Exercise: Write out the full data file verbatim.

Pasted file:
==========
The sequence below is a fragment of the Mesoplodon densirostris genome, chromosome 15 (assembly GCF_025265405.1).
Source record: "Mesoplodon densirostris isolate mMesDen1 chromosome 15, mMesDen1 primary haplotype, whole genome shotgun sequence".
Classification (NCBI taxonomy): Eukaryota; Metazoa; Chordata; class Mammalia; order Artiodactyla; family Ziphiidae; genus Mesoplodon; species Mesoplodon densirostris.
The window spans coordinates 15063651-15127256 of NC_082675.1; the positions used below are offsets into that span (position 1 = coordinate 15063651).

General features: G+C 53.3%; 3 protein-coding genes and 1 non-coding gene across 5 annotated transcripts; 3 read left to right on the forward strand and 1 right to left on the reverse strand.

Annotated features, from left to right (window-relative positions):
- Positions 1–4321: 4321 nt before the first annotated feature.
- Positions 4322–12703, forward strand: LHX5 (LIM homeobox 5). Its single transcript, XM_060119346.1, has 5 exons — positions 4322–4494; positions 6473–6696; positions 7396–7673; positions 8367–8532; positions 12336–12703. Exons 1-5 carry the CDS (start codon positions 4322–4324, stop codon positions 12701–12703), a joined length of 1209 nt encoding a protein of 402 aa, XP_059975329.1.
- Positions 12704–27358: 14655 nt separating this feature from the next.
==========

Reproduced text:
The sequence below is a fragment of the Mesoplodon densirostris genome, chromosome 15 (assembly GCF_025265405.1).
Source record: "Mesoplodon densirostris isolate mMesDen1 chromosome 15, mMesDen1 primary haplotype, whole genome shotgun sequence".
Classification (NCBI taxonomy): Eukaryota; Metazoa; Chordata; class Mammalia; order Artiodactyla; family Ziphiidae; genus Mesoplodon; species Mesoplodon densirostris.
The window spans coordinates 15063651-15127256 of NC_082675.1; the positions used below are offsets into that span (position 1 = coordinate 15063651).

General features: G+C 53.3%; 3 protein-coding genes and 1 non-coding gene across 5 annotated transcripts; 3 read left to right on the forward strand and 1 right to left on the reverse strand.

Annotated features, from left to right (window-relative positions):
- Positions 1–4321: 4321 nt before the first annotated feature.
- Positions 4322–12703, forward strand: LHX5 (LIM homeobox 5). Its single transcript, XM_060119346.1, has 5 exons — positions 4322–4494; positions 6473–6696; positions 7396–7673; positions 8367–8532; positions 12336–12703. Exons 1-5 carry the CDS (start codon positions 4322–4324, stop codon positions 12701–12703), a joined length of 1209 nt encoding a protein of 402 aa, XP_059975329.1.
- Positions 12704–27358: 14655 nt separating this feature from the next.